Curiosity May Kill the Cat, But RFID Could Save Its Life

By Rich Handley

MyKotty's new smart litter box, funded via Kickstarter and designed to monitor feline health while automating supply reorders, looks to be the cat's meow.


I grew up in a house filled with cats. We had a single cat when I was a toddler—a bobcat, believe it or not (my parents took in a stray kitten, unaware of its nature until an alarmed veterinarian told them during a checkup), then another when I was in elementary school (this time of the ordinary, far-less-dangerous variety). And then… well, my family lost all sense of perspective, as we were raising fourteen cats simultaneously by the time of my high school years, in addition to two dogs, two birds, and a variety of fish and mice. It was a feeding-frenzy in the making that thankfully never escalated into a bloodbath.

In addition to the exorbitant expense involved in keeping all these animals fed and regularly examined by the vet, the presence of so many cats also created another problem: namely, the unpleasant smell and unappealing look of having multiple litter boxes in a modest-sized house. The latter problem was addressed by hiding the boxes in the basement, but there was no way to entirely avoid the former, short of stationing someone near the trays 24-7 to empty them as soon as each cat finished using one.

A neglected litter box can pose health risks for cats—and since humans have jobs, children, bills and household chores to distract their weary minds, it’s easy to forget to check the litter in a timely manner. Cats are meticulous animals with personalities that can perhaps be described as the feline equivalent of obsessive-compulsiveness. They get agitated (and understandably so) about having unclean litter boxes, to the extent that if their owners fail to empty the trays regularly, cats might refuse to enter them, holding in their waste materials for prolonged spans of time until their human family members finally do their part. That’s not good, as it can lead to infections of the urinary tract or bladder, as well as kidney dysfunction.

The result: pain and distress for cats, as well as expensive vet bills for humans.  MyKotty has come up with an RFID-based solution to this problem in the form of the  Space Kotty smart litter box. The system is designed to monitor a cat’s health, enabling pet owners to avoid the onset of diseases that could become chronic issues. Using an implanted RFID chip or an RFID collar, the system monitors cat health by tracking the animal’s weight, which means owners can keep an eye out for potential obesity issues, a nice added bonus.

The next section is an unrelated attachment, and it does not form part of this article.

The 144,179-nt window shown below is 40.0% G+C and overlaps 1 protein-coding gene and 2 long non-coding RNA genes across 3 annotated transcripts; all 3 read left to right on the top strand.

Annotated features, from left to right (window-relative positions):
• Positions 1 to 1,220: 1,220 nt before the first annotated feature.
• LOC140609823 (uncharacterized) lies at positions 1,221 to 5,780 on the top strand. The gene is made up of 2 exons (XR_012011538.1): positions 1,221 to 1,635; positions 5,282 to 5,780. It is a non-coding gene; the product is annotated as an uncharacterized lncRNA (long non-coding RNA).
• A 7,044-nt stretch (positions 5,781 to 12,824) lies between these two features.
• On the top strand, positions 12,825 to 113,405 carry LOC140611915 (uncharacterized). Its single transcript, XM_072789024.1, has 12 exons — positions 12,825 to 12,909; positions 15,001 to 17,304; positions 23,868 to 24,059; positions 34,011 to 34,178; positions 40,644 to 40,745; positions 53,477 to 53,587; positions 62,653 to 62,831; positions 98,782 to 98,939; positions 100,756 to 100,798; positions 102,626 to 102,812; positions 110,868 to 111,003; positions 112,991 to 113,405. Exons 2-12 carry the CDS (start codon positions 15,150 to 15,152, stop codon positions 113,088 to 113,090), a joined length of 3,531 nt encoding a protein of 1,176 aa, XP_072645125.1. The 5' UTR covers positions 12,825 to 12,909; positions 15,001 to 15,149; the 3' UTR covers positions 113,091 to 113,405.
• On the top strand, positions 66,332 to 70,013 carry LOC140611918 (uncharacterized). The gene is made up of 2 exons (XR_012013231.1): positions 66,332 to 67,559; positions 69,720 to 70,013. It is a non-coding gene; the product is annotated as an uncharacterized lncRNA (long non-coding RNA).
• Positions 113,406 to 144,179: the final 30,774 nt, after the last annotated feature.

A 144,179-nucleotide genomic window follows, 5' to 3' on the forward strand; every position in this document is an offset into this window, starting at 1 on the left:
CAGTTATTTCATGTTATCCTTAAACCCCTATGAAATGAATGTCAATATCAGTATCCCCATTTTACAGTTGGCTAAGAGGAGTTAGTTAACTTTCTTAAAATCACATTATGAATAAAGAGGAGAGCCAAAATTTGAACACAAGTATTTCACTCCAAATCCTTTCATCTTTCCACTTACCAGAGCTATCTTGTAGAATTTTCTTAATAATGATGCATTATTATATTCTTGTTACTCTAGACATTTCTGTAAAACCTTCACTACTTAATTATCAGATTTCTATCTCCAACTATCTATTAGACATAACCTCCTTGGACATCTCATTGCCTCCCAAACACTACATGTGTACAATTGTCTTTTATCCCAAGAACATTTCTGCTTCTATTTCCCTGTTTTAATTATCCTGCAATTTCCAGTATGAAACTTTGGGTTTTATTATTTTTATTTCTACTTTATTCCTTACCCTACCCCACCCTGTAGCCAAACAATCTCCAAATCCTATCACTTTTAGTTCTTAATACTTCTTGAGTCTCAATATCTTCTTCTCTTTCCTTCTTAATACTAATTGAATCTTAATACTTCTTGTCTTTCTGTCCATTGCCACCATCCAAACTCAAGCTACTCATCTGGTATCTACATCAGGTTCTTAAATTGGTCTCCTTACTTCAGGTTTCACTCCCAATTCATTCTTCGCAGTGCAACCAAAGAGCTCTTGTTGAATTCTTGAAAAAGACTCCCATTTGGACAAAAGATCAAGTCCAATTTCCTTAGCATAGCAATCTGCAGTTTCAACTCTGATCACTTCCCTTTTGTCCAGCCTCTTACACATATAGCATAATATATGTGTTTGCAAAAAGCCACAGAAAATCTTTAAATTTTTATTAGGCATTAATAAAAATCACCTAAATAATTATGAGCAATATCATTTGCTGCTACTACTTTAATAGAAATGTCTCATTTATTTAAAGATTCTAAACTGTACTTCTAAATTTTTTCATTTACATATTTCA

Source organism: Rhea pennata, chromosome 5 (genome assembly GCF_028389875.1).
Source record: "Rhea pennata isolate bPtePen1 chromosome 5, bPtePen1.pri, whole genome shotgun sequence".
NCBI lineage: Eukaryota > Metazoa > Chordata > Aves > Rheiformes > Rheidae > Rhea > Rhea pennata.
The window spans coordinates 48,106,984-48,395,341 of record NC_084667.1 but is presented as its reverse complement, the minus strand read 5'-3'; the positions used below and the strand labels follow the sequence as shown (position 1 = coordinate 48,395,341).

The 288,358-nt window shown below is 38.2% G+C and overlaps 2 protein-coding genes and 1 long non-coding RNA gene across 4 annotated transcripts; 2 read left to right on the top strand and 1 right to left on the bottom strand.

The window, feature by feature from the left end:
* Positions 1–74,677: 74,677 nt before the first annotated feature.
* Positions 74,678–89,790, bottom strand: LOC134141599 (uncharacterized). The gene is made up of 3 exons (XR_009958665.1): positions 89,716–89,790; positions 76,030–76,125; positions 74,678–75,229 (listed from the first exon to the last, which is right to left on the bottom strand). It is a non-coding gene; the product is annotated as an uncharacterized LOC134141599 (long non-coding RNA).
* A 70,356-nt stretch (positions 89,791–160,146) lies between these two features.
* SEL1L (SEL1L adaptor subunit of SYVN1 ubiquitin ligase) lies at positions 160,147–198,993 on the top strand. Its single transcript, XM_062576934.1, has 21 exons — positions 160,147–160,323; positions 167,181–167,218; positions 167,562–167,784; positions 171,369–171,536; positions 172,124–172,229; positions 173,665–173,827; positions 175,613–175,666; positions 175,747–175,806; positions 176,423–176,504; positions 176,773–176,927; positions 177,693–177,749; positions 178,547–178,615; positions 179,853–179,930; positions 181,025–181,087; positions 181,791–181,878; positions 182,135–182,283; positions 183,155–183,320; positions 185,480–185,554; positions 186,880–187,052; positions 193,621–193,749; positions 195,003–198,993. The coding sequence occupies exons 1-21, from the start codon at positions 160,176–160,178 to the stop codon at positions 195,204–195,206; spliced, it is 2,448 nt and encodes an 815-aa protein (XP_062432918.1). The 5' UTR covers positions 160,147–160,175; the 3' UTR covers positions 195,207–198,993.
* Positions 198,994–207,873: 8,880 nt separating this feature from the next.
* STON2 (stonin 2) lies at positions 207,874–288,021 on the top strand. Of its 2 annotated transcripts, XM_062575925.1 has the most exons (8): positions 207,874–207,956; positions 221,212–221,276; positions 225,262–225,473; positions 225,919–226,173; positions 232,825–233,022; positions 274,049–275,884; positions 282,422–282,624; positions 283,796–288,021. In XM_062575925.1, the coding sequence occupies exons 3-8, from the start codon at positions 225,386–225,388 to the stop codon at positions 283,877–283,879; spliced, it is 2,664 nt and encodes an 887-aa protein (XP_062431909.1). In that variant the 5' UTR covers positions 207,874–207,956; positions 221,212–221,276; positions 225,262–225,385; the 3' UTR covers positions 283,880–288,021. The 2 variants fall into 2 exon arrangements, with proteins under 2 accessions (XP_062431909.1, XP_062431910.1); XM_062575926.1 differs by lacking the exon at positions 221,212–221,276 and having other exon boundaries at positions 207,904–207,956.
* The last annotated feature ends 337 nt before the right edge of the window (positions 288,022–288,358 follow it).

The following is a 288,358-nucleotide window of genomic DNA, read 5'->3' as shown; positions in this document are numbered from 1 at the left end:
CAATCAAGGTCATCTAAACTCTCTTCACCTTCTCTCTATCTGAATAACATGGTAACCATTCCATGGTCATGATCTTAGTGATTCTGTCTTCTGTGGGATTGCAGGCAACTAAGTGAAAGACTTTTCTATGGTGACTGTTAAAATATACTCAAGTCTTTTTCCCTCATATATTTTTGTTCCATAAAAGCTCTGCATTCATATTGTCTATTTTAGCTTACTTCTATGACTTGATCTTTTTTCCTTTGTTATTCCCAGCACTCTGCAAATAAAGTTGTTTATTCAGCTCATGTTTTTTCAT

The Space Kotty records the frequency of bowel movements and urination by tracking how often a cat visits the box, along with the amount of time it remains inside before leaving to pursue other interests—clawing the furniture, for instance (while ignoring the scratching post sitting right next to it), as well as knocking over glass objects (especially expensive ones). Sadly, the Space Kotty cannot do much about those behaviors. Yet.

Image: MyKotty

The system collects data about the cat, analyzes it using a set of algorithms and transmits notifications to a smartphone app if it detects any problems. Cat-shaped LED lights along the sides will illuminate in red if there’s cause for alarm, alerting the pet owner to take action to help the sick kitty. What’s more, by monitoring RFID-tagged litter inserts, the solution can reorder litter automatically when supplies run low. This means owners are spared the panic that results from discovering, only moments after emptying a litter box, that they’re out of clean litter, then scrambling to get to the store and back before the animal soils the litter-less plastic tray—which, of course, it will do because it’s a cat.

One particularly useful aspect is that since the system utilizes an RFID tag with a unique ID number, it can monitor multiple cats sharing the same litter box. As each cat enters, the Smart Kotty’s RFID gate will read the implanted chip or collar tag, determine which pet has arrived to relieve itself, and begin monitoring that animal’s health. Back in my youth, when we had fourteen cats, a system like this would have come in quite handy; I can remember more than one occasion when we would notice blood traces, worms, or other problems in the litter but had a heck of a time figuring out which cat was sick so we could take it to the vet’s office for treatment.

Image: MyKotty

As an added bonus, the system looks less like a litter box and more like a futuristic escape pod from Stanley Kubrick’s 2001: A Space Odyssey or Tim Burton’s Planet of the Apes remake. Thus, those with limited floor space can keep it out in the open without having to feel self-conscious, when guests arrive, about the large box of fecal matter and urine-covered clay chunks sitting near the sofa.

MyKotty is funding the Space Kotty via  Kickstarter. The company recently surpassed its fundraising goal, and I might even consider ordering one for my own home. My wife and I have a cat (just one, thank you, not fourteen), and the litter box sits in the basement, where my home office is also located. If I have to share an area with a litter box, I’d be much happier knowing it was actively keeping our Ringo healthy. Plus, a spaceship escape pod would not look out of place near my memorabilia-filled office.

Now I just need to figure out how to trigger the system to say “Open the pod bay doors, HAL” every time my cat approaches. If only my name were Dave.

Rich Handley has been the managing editor of RFID Journal since 2005. Previously, he was the managing editor of Advanced Imaging magazine and the associate editor of Printing News. Rich has authored, edited or contributed to numerous books about pop culture and is also the editor of Eaglemoss’s  Star Trek Graphic Novel Collection.